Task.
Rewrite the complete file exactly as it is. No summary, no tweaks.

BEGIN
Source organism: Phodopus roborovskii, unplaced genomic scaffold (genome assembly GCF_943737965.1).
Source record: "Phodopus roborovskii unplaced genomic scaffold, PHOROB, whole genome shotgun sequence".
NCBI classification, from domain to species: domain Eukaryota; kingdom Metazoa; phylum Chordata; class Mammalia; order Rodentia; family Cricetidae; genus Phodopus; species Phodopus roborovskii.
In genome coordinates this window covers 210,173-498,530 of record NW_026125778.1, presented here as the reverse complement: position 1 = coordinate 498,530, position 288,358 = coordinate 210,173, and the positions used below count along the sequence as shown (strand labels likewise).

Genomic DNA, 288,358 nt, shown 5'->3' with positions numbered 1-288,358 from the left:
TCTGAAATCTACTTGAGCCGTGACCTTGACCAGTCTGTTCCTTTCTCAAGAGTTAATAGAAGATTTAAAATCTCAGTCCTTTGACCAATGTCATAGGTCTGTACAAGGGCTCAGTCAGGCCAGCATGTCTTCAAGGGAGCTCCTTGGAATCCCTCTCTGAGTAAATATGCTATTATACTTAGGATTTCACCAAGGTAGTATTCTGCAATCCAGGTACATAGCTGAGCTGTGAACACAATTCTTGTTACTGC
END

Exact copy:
Source organism: Phodopus roborovskii, unplaced genomic scaffold (genome assembly GCF_943737965.1).
Source record: "Phodopus roborovskii unplaced genomic scaffold, PHOROB, whole genome shotgun sequence".
NCBI classification, from domain to species: domain Eukaryota; kingdom Metazoa; phylum Chordata; class Mammalia; order Rodentia; family Cricetidae; genus Phodopus; species Phodopus roborovskii.
In genome coordinates this window covers 210,173-498,530 of record NW_026125778.1, presented here as the reverse complement: position 1 = coordinate 498,530, position 288,358 = coordinate 210,173, and the positions used below count along the sequence as shown (strand labels likewise).

Genomic DNA, 288,358 nt, shown 5'->3' with positions numbered 1-288,358 from the left:
TCTGAAATCTACTTGAGCCGTGACCTTGACCAGTCTGTTCCTTTCTCAAGAGTTAATAGAAGATTTAAAATCTCAGTCCTTTGACCAATGTCATAGGTCTGTACAAGGGCTCAGTCAGGCCAGCATGTCTTCAAGGGAGCTCCTTGGAATCCCTCTCTGAGTAAATATGCTATTATACTTAGGATTTCACCAAGGTAGTATTCTGCAATCCAGGTACATAGCTGAGCTGTGAACACAATTCTTGTTACTGC